The crisis weighs heavily on the global container freight market, which continues to be dominated by massive overcapacity, low demand and historically low freight rates.
And this fact was reflected in the number of idled vessels, which increased big-time in November, reports Bloomberg News citing a new analysis by analyst agency Drewry.
The number of idled vessels increased by as much as 52 percent in November compared to October, so that the total idled capacity in November came to 900,000 teu.
This corresponds to nearly 5 percent of the global fleet, and represents the highest level of inactive ships since the beginning of 2010.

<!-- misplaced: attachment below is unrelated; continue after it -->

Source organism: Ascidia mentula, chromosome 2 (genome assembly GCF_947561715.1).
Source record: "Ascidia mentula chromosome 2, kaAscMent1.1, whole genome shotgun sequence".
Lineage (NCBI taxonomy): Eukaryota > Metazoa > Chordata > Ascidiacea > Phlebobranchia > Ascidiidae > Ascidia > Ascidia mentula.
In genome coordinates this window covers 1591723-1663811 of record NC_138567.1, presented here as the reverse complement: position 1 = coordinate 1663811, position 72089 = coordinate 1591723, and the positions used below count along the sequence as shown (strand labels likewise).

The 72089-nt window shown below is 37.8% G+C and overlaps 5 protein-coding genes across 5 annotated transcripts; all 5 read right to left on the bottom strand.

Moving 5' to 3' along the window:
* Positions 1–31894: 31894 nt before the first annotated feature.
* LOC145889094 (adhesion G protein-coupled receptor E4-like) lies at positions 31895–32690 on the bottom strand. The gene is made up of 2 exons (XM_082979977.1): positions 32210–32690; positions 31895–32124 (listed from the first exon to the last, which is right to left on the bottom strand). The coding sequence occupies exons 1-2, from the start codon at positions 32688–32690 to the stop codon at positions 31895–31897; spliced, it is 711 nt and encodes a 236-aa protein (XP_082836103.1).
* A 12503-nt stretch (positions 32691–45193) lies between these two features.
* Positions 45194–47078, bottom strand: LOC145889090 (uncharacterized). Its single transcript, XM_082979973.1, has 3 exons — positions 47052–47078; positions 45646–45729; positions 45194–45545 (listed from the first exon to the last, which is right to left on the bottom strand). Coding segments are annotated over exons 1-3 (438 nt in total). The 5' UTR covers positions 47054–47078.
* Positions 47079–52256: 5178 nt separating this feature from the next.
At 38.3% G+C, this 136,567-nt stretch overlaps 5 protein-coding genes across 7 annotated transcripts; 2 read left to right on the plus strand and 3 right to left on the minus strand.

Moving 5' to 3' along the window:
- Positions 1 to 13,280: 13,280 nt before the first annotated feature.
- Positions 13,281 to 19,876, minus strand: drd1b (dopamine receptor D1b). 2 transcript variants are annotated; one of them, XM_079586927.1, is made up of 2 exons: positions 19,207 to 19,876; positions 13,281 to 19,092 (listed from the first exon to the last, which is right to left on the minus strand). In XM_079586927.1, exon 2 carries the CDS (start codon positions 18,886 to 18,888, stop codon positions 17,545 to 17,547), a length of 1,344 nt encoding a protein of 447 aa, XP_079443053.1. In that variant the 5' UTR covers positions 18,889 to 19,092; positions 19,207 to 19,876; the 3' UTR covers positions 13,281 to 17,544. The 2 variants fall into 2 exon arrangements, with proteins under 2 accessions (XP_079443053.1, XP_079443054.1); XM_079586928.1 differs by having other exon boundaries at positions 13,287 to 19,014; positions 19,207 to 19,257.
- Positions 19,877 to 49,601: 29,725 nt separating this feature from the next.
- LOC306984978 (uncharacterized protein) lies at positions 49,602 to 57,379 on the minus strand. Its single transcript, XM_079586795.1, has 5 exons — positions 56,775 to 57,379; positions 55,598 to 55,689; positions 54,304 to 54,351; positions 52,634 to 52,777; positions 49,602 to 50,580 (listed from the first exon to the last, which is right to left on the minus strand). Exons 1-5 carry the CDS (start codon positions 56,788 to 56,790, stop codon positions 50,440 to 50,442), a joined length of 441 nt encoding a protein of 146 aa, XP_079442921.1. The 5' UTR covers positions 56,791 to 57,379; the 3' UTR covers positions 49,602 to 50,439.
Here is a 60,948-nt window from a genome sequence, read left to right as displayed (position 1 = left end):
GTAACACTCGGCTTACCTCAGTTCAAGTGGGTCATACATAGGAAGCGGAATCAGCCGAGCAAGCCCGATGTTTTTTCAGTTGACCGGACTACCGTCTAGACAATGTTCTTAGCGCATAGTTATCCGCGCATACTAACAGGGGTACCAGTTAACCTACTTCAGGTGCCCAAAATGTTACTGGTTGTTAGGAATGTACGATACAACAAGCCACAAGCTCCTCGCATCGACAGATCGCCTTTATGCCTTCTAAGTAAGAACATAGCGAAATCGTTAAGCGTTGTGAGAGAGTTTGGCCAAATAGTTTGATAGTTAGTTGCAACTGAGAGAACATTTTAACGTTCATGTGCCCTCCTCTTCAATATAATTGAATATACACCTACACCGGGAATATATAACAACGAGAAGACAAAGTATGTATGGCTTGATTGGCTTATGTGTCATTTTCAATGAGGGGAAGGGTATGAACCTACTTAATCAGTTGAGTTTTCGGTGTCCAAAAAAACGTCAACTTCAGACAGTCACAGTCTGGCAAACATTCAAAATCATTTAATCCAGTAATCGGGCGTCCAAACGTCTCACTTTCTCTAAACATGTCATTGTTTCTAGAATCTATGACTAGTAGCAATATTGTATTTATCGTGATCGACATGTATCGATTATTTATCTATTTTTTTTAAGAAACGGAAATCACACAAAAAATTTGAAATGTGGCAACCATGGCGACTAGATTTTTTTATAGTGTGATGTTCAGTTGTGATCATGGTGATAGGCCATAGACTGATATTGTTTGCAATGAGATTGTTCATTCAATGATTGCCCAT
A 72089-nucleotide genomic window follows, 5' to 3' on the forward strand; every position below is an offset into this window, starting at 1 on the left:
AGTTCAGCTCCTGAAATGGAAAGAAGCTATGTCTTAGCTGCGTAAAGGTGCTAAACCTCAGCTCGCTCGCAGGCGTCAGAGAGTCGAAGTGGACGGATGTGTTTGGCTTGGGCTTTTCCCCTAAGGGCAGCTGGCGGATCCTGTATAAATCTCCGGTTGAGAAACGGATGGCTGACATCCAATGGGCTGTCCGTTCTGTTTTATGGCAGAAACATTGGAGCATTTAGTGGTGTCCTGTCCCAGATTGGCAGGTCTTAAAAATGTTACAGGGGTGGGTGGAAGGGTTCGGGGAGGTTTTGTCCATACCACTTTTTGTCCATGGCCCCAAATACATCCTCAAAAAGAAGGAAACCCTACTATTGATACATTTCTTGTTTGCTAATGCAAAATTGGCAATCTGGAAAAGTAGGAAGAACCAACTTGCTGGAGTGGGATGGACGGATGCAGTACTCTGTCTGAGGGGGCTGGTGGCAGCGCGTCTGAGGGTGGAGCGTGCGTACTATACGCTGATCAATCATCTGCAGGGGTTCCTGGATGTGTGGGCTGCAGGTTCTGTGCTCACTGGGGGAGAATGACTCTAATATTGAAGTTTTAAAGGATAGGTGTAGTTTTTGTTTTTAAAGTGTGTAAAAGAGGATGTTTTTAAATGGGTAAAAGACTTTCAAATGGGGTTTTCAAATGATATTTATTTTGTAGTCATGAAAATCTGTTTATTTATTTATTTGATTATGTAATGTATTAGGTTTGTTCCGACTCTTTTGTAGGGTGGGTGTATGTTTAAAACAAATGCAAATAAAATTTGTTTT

31 vessels with a capacity of 8,000 teu or more count among the ships taken out of service in November, reports Drewry.
Idled ships are defined by Drewry as those which have been inactive for at least 14 days.
Alphaliner recently announced that the number of unemployed container vessels has already exceeded the magic threshold of one million teu, the highest level in five years.
Although the number of weekly sailings in the fourth quarter between Asia and North Europe has been cut by 3.8 so-called strings, the actual reduction in capacity is just one percent higher than it was in the same period last year. According to the analyst firm, the explanation lies with the increasing size of the ships on these routes. Ships today have an average size of 14,000 teu against 12,000 teu one year ago on the same route between Asia and North Europe.